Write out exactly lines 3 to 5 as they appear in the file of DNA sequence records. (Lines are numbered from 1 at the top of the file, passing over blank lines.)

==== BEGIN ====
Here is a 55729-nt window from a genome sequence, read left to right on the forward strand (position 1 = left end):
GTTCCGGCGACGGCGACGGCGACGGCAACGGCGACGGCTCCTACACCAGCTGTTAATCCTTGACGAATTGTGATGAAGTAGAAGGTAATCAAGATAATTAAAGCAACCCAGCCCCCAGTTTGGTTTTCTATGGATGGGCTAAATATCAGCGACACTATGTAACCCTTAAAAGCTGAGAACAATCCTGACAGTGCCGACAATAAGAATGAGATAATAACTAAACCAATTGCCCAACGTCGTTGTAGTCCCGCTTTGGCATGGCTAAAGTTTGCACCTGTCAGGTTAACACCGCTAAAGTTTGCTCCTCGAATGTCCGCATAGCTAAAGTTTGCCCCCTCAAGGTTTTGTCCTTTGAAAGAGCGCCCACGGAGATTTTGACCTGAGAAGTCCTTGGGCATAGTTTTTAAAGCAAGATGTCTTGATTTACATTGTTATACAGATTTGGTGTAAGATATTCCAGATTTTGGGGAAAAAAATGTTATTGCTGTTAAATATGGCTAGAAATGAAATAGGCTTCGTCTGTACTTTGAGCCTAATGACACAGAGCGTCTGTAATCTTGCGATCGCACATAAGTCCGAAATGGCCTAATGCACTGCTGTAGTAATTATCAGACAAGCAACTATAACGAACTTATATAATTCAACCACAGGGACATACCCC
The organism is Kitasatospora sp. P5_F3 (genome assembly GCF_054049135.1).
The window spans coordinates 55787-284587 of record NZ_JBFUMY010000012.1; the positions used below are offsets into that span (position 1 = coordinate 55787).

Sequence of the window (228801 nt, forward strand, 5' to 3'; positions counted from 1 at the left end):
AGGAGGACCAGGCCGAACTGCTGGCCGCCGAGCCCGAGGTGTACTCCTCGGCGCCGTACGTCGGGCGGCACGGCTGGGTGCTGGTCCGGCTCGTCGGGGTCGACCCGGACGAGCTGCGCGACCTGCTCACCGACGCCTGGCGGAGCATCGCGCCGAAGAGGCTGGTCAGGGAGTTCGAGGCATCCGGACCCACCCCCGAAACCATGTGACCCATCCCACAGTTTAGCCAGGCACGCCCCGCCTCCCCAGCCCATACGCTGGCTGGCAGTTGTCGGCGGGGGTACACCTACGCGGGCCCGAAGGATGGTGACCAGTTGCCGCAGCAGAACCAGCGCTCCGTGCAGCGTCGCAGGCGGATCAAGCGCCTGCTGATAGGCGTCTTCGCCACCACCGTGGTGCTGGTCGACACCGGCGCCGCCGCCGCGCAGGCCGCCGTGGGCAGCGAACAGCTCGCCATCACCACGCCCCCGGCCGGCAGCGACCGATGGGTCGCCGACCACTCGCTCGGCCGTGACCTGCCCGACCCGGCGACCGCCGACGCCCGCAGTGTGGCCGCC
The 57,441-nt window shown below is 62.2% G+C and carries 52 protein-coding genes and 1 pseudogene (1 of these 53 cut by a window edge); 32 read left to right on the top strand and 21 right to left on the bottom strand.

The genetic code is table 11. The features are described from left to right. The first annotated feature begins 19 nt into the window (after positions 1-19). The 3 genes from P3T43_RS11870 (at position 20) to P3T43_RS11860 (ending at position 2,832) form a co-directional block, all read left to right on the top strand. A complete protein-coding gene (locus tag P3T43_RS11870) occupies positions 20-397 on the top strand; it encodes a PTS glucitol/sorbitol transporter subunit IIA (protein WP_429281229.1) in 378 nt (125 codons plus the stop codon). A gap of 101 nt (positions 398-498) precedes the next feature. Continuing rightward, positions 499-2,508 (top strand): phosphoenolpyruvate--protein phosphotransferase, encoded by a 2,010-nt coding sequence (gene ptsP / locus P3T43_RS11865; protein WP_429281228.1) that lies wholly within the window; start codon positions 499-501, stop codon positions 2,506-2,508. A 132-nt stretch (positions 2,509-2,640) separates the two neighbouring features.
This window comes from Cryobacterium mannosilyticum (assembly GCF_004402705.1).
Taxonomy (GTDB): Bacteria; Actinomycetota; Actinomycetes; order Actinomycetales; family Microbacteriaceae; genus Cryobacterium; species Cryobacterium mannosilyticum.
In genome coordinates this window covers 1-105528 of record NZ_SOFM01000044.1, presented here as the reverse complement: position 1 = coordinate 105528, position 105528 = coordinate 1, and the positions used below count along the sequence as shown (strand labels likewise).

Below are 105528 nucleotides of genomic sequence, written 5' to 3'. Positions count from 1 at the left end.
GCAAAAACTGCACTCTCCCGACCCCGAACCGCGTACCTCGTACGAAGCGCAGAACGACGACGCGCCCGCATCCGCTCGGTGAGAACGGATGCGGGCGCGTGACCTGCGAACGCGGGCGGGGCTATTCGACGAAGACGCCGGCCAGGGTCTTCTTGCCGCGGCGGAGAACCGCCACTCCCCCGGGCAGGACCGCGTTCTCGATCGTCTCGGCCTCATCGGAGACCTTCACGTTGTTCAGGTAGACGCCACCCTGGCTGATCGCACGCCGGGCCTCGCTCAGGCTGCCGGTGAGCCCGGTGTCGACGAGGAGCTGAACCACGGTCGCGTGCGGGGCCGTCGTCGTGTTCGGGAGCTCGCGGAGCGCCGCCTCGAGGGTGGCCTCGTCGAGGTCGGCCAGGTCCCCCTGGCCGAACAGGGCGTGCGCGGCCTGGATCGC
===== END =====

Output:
The organism is Kitasatospora sp. P5_F3 (genome assembly GCF_054049135.1).
The window spans coordinates 55787-284587 of record NZ_JBFUMY010000012.1; the positions used below are offsets into that span (position 1 = coordinate 55787).

Sequence of the window (228801 nt, forward strand, 5' to 3'; positions counted from 1 at the left end):